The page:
Altered White Matter Connectivity in Children with Prenatal Marijuana Exposure


  • Sidra T. Ahmad Indiana University School of Medicine
  • Ramana V. Vishnubhotla Department of Radiology and Imaging Sciences, Indiana University School of Medicine
  • Yi Zhao Department of Biostatistics and Health Data Science, Indiana University School of Medicine
  • Rupa Radhakrishnan, MD Department of Radiology and Imaging Sciences, Indiana University School of Medicine




The potential health outcomes of cannabis use during pregnancy are currently not well-known. Several studies have shown an association between prenatal marijuana exposure (PME) and adverse neonatal outcomes. Specifically, cannabis use has been associated with an increased risk of cognitive deficits and neuropsychiatric disease. The aim of this project is to examine alterations in cerebral white matter connectivity of children with PME compared to unexposed controls based on diffusion tensor imaging (DTI). Identifying such microstructural alterations may help us better understand neurodevelopmental and cognitive effects of PME.


We hypothesize that there will be differences in white matter connectivity in children with PME compared to controls.


DTI images for children with (n=88) and without (n=90) PME were obtained from the Adolescent Brain Cognitive Development (ABCD) Study database. Image quality assurance, preprocessing, and tractography were completed using DSI Studio. Fiber counts between 94 regions of interest were assessed. A groupwise comparison was performed to assess differences in structural connectivity in children with and without PME.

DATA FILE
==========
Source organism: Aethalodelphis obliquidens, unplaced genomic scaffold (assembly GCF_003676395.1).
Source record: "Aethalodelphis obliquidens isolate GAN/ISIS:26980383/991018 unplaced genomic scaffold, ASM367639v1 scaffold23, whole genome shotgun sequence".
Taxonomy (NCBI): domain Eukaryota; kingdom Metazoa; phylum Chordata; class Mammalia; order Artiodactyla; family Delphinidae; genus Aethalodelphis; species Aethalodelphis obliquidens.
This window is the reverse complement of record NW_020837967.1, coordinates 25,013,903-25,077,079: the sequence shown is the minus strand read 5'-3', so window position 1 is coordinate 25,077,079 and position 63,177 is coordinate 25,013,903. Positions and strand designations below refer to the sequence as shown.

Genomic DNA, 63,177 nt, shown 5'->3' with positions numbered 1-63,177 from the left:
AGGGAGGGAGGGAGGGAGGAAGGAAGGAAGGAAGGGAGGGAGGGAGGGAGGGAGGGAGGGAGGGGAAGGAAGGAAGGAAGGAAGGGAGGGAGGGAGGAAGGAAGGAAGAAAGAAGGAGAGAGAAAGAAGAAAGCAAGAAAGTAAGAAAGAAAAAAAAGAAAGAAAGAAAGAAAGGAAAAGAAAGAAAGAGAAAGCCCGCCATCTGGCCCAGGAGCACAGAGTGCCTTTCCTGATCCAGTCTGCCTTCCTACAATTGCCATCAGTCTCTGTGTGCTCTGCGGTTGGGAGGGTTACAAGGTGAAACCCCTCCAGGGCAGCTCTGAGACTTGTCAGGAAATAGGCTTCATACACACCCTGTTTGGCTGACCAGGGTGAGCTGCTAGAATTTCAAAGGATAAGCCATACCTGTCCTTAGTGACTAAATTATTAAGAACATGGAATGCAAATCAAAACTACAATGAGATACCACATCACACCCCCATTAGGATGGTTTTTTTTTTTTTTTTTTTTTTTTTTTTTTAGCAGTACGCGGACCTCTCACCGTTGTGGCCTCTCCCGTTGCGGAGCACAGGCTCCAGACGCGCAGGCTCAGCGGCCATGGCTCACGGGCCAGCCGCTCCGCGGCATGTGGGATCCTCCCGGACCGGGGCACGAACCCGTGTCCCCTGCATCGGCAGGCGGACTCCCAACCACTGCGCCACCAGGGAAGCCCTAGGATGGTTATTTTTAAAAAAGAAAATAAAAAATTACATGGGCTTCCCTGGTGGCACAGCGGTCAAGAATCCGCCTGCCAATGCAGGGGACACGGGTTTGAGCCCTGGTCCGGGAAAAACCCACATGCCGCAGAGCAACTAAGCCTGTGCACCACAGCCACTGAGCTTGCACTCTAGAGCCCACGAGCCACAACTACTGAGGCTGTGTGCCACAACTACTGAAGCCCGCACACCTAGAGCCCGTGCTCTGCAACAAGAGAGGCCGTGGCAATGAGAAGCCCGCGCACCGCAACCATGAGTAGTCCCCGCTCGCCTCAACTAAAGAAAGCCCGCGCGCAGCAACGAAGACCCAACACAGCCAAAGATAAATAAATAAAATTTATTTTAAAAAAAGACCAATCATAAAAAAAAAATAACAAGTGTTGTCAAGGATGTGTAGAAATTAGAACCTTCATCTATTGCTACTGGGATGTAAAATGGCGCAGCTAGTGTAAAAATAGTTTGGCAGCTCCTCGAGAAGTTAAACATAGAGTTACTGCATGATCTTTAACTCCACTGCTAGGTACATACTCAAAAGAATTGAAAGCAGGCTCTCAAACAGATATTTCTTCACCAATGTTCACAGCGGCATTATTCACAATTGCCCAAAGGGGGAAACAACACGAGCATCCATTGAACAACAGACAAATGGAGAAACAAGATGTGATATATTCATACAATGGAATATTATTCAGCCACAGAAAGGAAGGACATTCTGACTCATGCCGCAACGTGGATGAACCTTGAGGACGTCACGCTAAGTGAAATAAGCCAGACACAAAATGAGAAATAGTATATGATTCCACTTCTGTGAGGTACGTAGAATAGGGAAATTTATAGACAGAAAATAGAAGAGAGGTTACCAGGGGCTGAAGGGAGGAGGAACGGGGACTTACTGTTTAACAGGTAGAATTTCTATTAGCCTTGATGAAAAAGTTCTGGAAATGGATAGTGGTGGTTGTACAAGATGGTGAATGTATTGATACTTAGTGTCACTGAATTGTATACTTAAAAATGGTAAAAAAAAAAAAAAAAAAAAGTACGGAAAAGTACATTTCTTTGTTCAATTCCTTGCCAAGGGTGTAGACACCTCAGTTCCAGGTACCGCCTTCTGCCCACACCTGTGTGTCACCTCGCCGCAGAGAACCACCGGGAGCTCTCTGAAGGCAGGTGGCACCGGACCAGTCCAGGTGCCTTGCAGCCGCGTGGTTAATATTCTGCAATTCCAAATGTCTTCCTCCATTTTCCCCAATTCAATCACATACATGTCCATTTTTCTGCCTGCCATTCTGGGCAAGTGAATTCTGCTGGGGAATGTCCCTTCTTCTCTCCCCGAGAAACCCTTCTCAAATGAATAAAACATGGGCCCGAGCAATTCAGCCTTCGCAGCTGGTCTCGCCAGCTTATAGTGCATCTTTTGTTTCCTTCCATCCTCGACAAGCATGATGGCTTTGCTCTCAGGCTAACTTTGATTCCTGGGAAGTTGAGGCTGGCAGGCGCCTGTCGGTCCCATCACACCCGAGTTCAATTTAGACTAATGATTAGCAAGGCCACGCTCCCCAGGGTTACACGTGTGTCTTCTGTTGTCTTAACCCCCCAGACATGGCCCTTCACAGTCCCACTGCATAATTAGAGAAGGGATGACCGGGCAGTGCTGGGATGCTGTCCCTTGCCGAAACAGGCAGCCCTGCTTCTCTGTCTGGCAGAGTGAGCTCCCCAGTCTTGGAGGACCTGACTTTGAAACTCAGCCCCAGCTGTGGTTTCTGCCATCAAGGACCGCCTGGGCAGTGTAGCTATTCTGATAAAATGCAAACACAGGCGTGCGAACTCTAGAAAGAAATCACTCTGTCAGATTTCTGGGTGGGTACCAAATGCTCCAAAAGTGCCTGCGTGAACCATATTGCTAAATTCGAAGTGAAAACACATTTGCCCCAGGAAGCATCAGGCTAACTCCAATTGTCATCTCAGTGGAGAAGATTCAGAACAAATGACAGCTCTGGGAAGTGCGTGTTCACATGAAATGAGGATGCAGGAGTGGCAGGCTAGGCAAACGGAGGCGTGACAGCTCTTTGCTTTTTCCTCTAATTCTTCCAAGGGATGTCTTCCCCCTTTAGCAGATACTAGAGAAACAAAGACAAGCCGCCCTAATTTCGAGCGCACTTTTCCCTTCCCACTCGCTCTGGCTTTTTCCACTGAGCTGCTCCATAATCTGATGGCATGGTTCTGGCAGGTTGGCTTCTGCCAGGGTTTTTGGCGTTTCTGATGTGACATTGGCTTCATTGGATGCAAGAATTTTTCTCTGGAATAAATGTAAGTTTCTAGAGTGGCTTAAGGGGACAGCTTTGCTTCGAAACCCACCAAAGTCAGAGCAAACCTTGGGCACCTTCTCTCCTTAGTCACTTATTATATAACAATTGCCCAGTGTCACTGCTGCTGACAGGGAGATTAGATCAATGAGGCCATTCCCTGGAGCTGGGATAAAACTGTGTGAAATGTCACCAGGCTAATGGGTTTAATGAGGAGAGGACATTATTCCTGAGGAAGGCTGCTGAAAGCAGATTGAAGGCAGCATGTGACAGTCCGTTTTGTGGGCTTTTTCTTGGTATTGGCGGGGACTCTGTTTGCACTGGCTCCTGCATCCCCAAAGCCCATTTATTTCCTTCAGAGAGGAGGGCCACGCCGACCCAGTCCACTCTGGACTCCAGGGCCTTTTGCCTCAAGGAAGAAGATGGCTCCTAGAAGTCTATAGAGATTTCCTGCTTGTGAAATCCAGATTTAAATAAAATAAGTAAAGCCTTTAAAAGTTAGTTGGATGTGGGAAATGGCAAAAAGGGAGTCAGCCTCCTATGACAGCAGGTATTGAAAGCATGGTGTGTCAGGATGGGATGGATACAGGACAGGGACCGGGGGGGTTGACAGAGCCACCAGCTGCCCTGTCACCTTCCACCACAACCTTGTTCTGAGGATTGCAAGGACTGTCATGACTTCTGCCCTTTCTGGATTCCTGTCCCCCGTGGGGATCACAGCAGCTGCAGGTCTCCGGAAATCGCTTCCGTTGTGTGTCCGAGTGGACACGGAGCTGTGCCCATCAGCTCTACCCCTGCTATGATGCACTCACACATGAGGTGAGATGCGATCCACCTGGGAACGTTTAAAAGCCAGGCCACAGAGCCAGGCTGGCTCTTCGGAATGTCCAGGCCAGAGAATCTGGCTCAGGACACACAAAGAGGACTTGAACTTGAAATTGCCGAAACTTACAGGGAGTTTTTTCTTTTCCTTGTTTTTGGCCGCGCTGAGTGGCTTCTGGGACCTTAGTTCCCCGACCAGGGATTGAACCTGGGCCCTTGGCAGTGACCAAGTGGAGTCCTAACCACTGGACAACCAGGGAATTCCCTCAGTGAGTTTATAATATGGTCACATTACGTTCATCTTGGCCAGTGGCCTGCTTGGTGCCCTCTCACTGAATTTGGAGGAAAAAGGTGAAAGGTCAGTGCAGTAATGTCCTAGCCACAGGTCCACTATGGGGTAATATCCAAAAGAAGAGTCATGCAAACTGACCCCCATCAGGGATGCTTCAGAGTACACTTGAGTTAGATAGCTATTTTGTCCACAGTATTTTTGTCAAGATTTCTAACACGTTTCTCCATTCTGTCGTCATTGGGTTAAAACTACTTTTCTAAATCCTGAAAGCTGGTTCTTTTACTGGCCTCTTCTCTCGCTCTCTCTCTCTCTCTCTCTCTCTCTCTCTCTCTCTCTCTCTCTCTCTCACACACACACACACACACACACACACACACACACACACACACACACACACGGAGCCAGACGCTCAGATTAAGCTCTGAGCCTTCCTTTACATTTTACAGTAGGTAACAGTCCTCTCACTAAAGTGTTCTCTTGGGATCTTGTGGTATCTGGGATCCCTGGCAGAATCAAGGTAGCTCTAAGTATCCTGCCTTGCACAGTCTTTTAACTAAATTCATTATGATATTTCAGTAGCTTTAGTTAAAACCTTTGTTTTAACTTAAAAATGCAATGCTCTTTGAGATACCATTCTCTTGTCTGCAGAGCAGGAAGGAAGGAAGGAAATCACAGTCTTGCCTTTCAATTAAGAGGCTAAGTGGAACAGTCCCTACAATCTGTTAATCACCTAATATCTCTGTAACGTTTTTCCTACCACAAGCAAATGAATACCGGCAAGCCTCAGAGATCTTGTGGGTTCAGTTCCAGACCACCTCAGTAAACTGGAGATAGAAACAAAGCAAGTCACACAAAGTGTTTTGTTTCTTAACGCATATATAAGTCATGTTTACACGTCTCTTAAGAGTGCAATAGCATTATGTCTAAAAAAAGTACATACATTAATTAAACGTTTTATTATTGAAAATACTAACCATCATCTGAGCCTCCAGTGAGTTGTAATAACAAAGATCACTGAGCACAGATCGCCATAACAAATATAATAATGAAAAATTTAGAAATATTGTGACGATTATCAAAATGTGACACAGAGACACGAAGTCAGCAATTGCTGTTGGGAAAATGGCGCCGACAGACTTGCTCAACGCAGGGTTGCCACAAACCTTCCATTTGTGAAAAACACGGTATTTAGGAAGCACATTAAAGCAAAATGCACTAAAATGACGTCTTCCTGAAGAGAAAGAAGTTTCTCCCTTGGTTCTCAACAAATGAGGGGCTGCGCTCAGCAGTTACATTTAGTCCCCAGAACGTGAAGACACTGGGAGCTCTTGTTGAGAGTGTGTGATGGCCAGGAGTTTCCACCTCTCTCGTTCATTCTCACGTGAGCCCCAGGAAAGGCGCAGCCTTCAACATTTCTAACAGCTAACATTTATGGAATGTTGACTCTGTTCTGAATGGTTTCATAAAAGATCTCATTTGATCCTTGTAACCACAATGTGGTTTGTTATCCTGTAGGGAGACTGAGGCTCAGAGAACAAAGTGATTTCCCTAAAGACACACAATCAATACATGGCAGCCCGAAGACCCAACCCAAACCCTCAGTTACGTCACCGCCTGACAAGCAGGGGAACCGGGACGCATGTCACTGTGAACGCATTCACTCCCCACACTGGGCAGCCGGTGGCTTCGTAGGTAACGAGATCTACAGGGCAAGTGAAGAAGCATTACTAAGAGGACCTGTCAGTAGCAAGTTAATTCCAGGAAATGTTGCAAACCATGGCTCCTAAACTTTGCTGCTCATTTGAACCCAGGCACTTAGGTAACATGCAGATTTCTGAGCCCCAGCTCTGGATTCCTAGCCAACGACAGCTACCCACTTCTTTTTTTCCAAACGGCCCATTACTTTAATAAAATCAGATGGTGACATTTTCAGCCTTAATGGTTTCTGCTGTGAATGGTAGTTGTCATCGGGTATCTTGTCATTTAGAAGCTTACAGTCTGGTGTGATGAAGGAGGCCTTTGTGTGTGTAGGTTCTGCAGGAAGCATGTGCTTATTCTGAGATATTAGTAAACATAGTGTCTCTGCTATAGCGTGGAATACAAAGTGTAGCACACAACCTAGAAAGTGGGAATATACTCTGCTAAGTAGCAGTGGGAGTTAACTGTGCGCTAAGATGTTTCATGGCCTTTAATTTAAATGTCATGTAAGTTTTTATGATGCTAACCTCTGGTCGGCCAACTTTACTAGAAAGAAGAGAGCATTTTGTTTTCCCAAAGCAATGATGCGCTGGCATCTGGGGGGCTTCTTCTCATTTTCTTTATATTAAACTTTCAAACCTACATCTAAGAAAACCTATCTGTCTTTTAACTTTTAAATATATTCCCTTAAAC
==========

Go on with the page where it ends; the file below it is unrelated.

The PME group and control group had 35 and 37 males, respectively. The mean age for both groups was 9.9 years. First level comparative analysis revealed alterations in microstructural connectivity between PME and control groups. Increased connectivity was found in the PME group compared to the control group in 51 tracts, while decreased connectivity was indicated in 22 tracts. However, significance was not maintained when corrected for multiple comparisons.


Although there were small alterations in brain structural connectivity in children with PME, these were not significant after correcting for multiple comparisons. It is possible that microstructural neuroplasticity in the developing brain lowers the impact of potential long-term adverse effects of marijuana exposure in utero. Further studies are required to understand longitudinal brain development and adverse neurodevelopmental and cognitive outcomes associated with PME.